One last point, since I am waffling on, is that it is nice to know that you will get more books from your favourite authors. So, knowing that I will probably see more books from GRRM, Pat Rothfuss, Scott Lynch is a great pleasure. I still remember having to come to terms with there never being any more David Gemmell books... Still wish I could have  a few more though!

January 07, 2016, 09:15:13 PM
Re: Looking for a recommendation for audio book series There is a decent range of Fantasy available through audible although the quality of the narration is variable! The Belgariad as narrated by Cameron Beierle is pretty widely condemned as unlistenable (although I didn't think it was that bad). Most things, unless a dramatic production are available unabridged which is good.. although sometimes devoting 40+ hours to listening is a bit daunting. Especially if you move your job closer to home and spend less time driving.... I did try the Wheel of Time (having never read the books) and struggled with it. I found some of the names as pronounced a bit too similar. I have also listened to all of Song of Ice and Fire (plus the Knight of the Seven Kingdoms which i enjoyed), Kingkiller Chronicles which I enjoyed. No Gemmell on Audible, but you can pick up a few stories on CD on eBay or the like (if you're that way inclined which I sure am). I don't know why but I didn't really enjoy Pratchett on audio. Not sure if it is because I am older now than when I read them all or what. Can't blame Tony Robinson. Currently listening to Peter V Brett and quite enjoying the narration and so on. Not fully sure what I think of the story especially with the slightly stereotypical "Arabian" race portrayal. We shall see.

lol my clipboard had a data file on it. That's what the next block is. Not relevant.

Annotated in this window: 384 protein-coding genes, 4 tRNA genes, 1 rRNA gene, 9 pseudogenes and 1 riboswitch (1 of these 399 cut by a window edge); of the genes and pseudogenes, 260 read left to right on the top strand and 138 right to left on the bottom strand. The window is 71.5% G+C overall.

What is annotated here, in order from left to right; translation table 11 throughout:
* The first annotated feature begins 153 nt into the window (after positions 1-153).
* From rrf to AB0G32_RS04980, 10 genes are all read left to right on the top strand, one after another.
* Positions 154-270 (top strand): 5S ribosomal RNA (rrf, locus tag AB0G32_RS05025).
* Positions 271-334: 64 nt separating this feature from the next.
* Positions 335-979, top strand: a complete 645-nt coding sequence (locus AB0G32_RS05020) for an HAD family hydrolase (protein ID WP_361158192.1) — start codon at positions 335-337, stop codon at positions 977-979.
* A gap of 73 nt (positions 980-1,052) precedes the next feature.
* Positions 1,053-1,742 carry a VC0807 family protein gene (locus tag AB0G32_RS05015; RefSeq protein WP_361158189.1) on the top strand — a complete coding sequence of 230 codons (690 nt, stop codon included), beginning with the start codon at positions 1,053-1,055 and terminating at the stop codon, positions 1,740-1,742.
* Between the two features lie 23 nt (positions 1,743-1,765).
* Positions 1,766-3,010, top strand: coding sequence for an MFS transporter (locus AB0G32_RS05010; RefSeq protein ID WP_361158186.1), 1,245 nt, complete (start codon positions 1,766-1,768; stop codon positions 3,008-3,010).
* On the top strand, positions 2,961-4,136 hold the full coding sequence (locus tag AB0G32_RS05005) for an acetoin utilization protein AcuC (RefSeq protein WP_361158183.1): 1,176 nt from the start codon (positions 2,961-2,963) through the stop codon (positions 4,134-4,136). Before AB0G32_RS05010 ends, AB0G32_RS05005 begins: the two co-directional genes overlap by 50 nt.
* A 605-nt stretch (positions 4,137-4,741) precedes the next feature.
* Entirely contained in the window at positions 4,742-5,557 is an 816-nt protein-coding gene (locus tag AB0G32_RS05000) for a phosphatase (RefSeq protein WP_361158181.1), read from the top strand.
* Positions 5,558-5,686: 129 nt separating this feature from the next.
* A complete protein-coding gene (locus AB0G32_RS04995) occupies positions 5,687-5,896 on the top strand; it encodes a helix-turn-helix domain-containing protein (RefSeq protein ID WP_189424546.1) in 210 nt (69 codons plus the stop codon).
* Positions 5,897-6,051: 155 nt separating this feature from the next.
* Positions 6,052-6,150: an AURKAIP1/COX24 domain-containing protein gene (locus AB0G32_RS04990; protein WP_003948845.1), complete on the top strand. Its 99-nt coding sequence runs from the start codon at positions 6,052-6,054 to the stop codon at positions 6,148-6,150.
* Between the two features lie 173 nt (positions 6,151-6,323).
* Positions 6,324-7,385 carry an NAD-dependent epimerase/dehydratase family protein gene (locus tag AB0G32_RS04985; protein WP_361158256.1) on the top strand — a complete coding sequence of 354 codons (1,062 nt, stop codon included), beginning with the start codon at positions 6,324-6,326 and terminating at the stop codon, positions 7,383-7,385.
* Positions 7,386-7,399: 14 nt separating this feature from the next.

July 06, 2016, 12:50:21 PM
Re: Book Bargains Lots of Gaiman for 99p on the UK Kindle store right now
November 04, 2016, 07:05:31 AM
Re: The Hobbit I distinctly remember my mum and dad reading the hobbit to me on a holiday in Scotland. Has a huge amount of nostalgia and warm happy feelings. I am not sure I would suggest it to be the best place to start for a grown-up experienced fantasist. LOTR might be more rewarding. I guess if you can happily read young adult/children's stories at face value (as I certainly can) then you will certainly enjoy it.